Dirmicius of Regensburg
Dirmicius of Regensburg, 2nd Abbot of Regensburg, fl. 1121–1133.
The Schottenkloster of Saint James was founded at Regensburg for Irish Benedictine monks in 1110. According to Harbison (1975) – who quotes a 13th-century source – the second abbot was called Dirmicius. His original name was probably Dermot. Dirmicius ruled from about 1121 to 1133.
According to Elsasser, during this time, he sent two men, Conrad the Carpenter and William the Joiner, to help with the construction of Cormac's Chapel on the Rock of Cashel. Harbison states that Dirmicius sent two of his monks to Ireland during the reign of King Conchobar Ó Briain of Thomond (reigned 1127–1142) to collect money "presumably for the building of a church in Regensburg." (Harbison, 1975)
The only surviving part of the Schottenkloster is the north portal – the Jakobskirche – which consists of "two square towers and a part of the eastern aspe. These two towers have been invoked as models upon which the two towers of Cormac's Chapel in Cashel were based." (Harbison, 1975)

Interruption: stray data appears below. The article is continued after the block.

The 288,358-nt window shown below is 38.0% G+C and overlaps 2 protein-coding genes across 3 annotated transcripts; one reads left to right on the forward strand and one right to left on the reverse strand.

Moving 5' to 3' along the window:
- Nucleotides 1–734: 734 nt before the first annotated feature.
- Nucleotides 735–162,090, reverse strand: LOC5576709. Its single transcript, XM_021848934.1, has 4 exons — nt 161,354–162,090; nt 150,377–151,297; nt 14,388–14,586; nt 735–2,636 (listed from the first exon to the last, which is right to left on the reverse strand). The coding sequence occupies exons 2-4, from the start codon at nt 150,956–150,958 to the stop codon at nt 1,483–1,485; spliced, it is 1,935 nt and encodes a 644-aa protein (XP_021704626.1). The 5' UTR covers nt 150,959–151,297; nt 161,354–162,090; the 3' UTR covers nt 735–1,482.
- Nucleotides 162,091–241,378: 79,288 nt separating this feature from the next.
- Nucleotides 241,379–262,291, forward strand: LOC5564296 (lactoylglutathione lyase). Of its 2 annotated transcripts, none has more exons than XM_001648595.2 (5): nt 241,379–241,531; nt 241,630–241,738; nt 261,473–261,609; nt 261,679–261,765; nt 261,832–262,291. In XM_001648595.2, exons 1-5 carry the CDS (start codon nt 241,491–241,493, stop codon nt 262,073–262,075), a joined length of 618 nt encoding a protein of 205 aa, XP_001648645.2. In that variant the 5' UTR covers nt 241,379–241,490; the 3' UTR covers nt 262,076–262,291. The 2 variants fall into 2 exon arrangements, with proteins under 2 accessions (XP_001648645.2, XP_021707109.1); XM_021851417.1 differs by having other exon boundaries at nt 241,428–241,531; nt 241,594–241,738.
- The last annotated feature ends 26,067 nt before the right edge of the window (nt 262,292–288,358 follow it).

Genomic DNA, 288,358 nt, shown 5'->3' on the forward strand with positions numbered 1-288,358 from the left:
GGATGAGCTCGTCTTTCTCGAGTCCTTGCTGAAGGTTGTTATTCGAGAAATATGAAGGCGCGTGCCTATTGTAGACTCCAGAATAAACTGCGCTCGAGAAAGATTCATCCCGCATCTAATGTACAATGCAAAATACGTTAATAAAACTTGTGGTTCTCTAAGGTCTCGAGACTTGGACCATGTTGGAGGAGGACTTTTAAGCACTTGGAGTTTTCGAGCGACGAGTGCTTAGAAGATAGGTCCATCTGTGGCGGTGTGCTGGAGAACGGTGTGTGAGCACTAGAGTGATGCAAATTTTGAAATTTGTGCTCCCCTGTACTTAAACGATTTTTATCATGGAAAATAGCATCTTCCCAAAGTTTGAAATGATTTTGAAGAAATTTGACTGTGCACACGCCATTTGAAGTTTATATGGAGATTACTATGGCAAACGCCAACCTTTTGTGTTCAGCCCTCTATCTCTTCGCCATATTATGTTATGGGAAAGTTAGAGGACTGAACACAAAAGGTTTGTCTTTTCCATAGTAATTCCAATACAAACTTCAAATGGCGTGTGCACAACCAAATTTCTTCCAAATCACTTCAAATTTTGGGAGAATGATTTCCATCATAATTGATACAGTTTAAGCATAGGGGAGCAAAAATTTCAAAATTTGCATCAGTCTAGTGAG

At least one charter survives mentioning Dirmicius (see external links).
- Irish Monasteries in Germany, J.F. Hogan, pp. 526–535, Irish Ecclesiastical Record, 4th series, Vol. 3, 1898.
- Twelfth and Thirteenth Century Irish Stonemasons in Regensburg, Peter Harbison, in Studies: An Irish Quarterly Review, Vol. 64, No. 256 (Winter, 1975), pp. 333–346
- Deutschland und Irland: 1000 Jahre Gemeinsamer Geschichte, Martin Elsasser, Brookside Press, Dublin, 1997. ISBN 1-873748-04-3.
- Harbison, Peter (1 January 1975). "Twelfth and Thirteenth Century Irish Stonemasons in Regensburg (Bavaria) and the End of the 'School of the West' in Connacht". Studies: an Irish Quarterly Review. 64 (256): 333–346. doi:10.2307/30089944 (inactive 2017-01-31). JSTOR 30089944.
- Gwynn, Aubrey (1954). "Some Notes on the History of the Irish and Scottish Benedictine Monasteries in Germany". Innes Review. 5: 5. doi:10.3366/inr.19188.8.131.52.